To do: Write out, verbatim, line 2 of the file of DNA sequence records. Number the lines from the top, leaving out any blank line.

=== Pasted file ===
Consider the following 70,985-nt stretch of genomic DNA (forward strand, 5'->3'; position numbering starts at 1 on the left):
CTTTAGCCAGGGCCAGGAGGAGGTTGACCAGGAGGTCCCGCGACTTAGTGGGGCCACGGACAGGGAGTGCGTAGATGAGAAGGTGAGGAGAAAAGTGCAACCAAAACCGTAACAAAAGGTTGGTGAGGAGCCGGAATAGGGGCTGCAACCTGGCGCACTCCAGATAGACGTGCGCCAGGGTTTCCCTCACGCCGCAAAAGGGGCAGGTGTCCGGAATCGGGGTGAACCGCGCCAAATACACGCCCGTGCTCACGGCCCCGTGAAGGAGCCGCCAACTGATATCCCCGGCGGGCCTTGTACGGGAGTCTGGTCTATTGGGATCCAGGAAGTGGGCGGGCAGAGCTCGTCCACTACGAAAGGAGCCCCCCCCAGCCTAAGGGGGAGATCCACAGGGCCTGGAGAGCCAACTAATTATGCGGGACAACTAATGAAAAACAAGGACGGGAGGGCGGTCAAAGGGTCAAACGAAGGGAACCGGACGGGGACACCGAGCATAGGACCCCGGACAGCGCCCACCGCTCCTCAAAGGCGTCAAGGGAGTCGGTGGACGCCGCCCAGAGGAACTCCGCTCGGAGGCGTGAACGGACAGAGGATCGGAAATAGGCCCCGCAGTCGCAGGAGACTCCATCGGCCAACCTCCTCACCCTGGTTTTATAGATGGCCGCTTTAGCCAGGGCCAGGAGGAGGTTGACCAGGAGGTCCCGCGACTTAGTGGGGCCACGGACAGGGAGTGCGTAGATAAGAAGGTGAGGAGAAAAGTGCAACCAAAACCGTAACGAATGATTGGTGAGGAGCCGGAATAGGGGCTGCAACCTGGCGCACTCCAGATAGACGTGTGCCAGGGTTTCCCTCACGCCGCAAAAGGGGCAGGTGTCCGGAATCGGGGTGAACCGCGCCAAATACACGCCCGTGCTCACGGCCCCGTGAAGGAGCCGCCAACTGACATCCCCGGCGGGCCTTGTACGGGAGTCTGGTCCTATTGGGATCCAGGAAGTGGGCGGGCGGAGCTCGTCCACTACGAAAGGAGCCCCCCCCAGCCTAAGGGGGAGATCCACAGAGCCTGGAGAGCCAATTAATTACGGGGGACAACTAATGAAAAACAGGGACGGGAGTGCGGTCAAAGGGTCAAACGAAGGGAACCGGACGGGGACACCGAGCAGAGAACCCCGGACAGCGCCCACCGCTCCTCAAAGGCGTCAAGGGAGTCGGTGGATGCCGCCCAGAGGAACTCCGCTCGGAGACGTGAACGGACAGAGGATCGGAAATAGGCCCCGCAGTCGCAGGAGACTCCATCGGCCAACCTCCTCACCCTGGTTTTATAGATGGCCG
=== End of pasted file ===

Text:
CTTTAGCCAGGGCCAGGAGGAGGTTGACCAGGAGGTCCCGCGACTTAGTGGGGCCACGGACAGGGAGTGCGTAGATGAGAAGGTGAGGAGAAAAGTGCAACCAAAACCGTAACAAAAGGTTGGTGAGGAGCCGGAATAGGGGCTGCAACCTGGCGCACTCCAGATAGACGTGCGCCAGGGTTTCCCTCACGCCGCAAAAGGGGCAGGTGTCCGGAATCGGGGTGAACCGCGCCAAATACACGCCCGTGCTCACGGCCCCGTGAAGGAGCCGCCAACTGATATCCCCGGCGGGCCTTGTACGGGAGTCTGGTCTATTGGGATCCAGGAAGTGGGCGGGCAGAGCTCGTCCACTACGAAAGGAGCCCCCCCCAGCCTAAGGGGGAGATCCACAGGGCCTGGAGAGCCAACTAATTATGCGGGACAACTAATGAAAAACAAGGACGGGAGGGCGGTCAAAGGGTCAAACGAAGGGAACCGGACGGGGACACCGAGCATAGGACCCCGGACAGCGCCCACCGCTCCTCAAAGGCGTCAAGGGAGTCGGTGGACGCCGCCCAGAGGAACTCCGCTCGGAGGCGTGAACGGACAGAGGATCGGAAATAGGCCCCGCAGTCGCAGGAGACTCCATCGGCCAACCTCCTCACCCTGGTTTTATAGATGGCCGCTTTAGCCAGGGCCAGGAGGAGGTTGACCAGGAGGTCCCGCGACTTAGTGGGGCCACGGACAGGGAGTGCGTAGATAAGAAGGTGAGGAGAAAAGTGCAACCAAAACCGTAACGAATGATTGGTGAGGAGCCGGAATAGGGGCTGCAACCTGGCGCACTCCAGATAGACGTGTGCCAGGGTTTCCCTCACGCCGCAAAAGGGGCAGGTGTCCGGAATCGGGGTGAACCGCGCCAAATACACGCCCGTGCTCACGGCCCCGTGAAGGAGCCGCCAACTGACATCCCCGGCGGGCCTTGTACGGGAGTCTGGTCCTATTGGGATCCAGGAAGTGGGCGGGCGGAGCTCGTCCACTACGAAAGGAGCCCCCCCCAGCCTAAGGGGGAGATCCACAGAGCCTGGAGAGCCAATTAATTACGGGGGACAACTAATGAAAAACAGGGACGGGAGTGCGGTCAAAGGGTCAAACGAAGGGAACCGGACGGGGACACCGAGCAGAGAACCCCGGACAGCGCCCACCGCTCCTCAAAGGCGTCAAGGGAGTCGGTGGATGCCGCCCAGAGGAACTCCGCTCGGAGACGTGAACGGACAGAGGATCGGAAATAGGCCCCGCAGTCGCAGGAGACTCCATCGGCCAACCTCCTCACCCTGGTTTTATAGATGGCCG